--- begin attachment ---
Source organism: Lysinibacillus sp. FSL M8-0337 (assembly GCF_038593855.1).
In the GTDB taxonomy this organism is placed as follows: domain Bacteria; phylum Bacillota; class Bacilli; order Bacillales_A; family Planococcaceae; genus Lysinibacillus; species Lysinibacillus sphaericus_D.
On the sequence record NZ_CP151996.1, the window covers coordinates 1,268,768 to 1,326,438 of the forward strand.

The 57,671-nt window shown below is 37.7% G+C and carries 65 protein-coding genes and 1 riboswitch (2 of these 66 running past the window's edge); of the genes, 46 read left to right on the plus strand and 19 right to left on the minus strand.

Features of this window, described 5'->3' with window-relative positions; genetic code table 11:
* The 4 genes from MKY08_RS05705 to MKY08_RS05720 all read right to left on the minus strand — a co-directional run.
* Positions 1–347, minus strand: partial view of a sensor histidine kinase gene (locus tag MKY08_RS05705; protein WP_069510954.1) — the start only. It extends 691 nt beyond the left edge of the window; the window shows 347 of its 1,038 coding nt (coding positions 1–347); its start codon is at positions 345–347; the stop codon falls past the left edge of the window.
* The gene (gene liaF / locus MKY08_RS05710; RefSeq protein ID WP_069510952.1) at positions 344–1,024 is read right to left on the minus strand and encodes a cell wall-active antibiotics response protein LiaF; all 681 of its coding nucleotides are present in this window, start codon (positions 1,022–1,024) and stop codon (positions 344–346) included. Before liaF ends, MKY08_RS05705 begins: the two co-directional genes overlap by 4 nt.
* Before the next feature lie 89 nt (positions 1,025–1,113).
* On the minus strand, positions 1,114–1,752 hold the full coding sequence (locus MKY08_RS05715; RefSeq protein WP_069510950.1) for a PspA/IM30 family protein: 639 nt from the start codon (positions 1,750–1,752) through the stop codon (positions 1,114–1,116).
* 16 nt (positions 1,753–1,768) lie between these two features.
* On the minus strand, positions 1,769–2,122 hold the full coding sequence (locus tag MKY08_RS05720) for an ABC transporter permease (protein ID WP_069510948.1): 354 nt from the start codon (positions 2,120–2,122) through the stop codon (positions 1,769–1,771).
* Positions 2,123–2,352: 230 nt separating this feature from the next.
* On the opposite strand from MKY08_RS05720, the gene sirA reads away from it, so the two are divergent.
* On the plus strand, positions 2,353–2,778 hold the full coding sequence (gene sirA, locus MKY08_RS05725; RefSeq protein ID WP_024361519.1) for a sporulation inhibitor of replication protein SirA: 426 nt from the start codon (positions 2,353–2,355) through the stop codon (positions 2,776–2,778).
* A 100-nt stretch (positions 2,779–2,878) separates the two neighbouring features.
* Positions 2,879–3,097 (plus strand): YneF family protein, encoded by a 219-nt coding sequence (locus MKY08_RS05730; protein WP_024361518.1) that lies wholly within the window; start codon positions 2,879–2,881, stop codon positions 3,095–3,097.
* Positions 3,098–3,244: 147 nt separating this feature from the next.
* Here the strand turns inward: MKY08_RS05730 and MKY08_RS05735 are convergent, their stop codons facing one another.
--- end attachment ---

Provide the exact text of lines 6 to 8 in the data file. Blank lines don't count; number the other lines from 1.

* The 4 genes from MKY08_RS05705 to MKY08_RS05720 all read right to left on the minus strand — a co-directional run.
* Positions 1–347, minus strand: partial view of a sensor histidine kinase gene (locus tag MKY08_RS05705; protein WP_069510954.1) — the start only. It extends 691 nt beyond the left edge of the window; the window shows 347 of its 1,038 coding nt (coding positions 1–347); its start codon is at positions 345–347; the stop codon falls past the left edge of the window.
* The gene (gene liaF / locus MKY08_RS05710; RefSeq protein ID WP_069510952.1) at positions 344–1,024 is read right to left on the minus strand and encodes a cell wall-active antibiotics response protein LiaF; all 681 of its coding nucleotides are present in this window, start codon (positions 1,022–1,024) and stop codon (positions 344–346) included. Before liaF ends, MKY08_RS05705 begins: the two co-directional genes overlap by 4 nt.